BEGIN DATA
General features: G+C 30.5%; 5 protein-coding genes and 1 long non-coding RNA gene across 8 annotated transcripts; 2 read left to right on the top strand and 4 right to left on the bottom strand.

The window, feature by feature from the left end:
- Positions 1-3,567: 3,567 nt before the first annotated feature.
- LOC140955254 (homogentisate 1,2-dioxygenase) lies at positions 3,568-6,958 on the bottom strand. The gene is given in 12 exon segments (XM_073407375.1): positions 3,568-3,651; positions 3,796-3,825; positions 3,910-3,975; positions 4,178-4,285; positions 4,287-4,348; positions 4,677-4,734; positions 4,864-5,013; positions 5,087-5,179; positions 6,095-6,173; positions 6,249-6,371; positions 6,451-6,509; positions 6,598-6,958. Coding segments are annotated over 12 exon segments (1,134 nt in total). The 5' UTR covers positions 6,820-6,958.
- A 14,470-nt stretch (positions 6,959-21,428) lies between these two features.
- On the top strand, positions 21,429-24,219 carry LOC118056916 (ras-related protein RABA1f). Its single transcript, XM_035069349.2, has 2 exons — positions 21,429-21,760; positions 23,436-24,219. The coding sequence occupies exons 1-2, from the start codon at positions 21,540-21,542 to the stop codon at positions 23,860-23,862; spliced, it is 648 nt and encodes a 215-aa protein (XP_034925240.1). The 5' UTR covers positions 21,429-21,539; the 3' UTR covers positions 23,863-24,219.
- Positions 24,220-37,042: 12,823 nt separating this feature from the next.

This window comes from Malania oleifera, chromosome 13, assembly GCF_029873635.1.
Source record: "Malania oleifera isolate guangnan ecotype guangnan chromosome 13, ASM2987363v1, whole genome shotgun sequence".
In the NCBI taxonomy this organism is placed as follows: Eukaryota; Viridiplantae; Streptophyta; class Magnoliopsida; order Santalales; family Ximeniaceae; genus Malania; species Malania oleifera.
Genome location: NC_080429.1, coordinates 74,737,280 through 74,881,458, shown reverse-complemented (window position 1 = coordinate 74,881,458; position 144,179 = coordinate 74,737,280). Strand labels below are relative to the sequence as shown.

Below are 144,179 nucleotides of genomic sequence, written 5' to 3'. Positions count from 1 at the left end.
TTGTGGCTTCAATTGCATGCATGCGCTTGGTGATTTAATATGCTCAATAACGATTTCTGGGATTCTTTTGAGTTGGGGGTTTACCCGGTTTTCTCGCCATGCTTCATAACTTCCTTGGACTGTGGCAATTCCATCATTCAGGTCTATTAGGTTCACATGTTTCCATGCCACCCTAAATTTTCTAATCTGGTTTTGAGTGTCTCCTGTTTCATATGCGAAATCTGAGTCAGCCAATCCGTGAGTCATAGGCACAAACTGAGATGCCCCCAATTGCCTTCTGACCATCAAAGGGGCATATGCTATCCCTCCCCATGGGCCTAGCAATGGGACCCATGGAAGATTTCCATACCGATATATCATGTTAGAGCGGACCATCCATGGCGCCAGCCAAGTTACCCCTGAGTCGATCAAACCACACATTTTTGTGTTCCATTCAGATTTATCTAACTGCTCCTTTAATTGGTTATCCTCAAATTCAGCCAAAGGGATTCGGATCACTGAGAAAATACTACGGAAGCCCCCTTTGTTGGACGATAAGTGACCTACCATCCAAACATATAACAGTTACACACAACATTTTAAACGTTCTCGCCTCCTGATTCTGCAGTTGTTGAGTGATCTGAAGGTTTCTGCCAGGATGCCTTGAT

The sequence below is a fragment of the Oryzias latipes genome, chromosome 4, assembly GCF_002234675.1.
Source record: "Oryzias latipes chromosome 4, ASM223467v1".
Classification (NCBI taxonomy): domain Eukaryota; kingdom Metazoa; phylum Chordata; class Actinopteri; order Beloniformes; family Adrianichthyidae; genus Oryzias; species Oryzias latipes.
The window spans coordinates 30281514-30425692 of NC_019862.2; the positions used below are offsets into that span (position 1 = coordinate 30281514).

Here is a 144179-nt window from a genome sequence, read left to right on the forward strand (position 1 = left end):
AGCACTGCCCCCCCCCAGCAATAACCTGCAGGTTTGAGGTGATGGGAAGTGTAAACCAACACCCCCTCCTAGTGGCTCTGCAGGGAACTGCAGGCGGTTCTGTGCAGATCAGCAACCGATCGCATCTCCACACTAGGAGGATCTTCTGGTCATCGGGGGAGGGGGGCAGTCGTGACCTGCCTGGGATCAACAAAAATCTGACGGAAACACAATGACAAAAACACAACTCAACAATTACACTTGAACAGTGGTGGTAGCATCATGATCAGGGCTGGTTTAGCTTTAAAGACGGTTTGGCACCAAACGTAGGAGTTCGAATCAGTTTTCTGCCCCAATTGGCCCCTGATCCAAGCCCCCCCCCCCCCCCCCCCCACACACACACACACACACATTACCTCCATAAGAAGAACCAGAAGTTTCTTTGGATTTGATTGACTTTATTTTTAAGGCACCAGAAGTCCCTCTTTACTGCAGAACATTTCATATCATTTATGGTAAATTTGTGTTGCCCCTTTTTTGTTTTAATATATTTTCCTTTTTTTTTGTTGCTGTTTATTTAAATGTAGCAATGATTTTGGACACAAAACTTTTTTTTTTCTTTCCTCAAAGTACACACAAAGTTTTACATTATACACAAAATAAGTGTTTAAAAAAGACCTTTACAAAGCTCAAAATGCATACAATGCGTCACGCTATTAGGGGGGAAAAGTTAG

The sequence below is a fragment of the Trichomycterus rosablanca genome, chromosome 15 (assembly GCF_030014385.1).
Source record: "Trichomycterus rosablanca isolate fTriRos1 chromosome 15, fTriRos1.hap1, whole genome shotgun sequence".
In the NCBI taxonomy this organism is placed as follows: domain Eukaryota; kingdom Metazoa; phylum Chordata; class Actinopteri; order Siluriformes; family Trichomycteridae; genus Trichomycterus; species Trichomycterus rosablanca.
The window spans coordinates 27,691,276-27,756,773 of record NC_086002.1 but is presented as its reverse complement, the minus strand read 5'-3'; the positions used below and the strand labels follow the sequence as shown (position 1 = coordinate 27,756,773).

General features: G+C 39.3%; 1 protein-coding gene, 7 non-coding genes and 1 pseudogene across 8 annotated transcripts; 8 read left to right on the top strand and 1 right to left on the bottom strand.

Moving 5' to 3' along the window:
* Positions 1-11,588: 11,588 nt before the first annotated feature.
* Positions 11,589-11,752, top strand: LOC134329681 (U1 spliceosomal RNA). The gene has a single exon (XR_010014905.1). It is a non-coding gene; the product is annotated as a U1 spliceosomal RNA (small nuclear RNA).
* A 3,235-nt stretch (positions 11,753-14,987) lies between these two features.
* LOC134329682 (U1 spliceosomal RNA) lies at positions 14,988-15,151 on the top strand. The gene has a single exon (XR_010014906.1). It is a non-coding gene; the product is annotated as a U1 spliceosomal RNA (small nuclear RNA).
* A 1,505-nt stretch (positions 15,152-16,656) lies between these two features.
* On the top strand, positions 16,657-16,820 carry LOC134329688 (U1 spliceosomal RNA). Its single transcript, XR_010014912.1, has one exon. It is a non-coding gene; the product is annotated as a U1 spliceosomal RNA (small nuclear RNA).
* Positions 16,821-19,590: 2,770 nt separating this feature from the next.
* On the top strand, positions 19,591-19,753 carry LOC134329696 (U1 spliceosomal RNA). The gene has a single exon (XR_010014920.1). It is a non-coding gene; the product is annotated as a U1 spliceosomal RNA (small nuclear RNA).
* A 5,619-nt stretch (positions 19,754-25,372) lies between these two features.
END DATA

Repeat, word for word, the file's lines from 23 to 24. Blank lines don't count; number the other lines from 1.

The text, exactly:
The window spans coordinates 27,691,276-27,756,773 of record NC_086002.1 but is presented as its reverse complement, the minus strand read 5'-3'; the positions used below and the strand labels follow the sequence as shown (position 1 = coordinate 27,756,773).

General features: G+C 39.3%; 1 protein-coding gene, 7 non-coding genes and 1 pseudogene across 8 annotated transcripts; 8 read left to right on the top strand and 1 right to left on the bottom strand.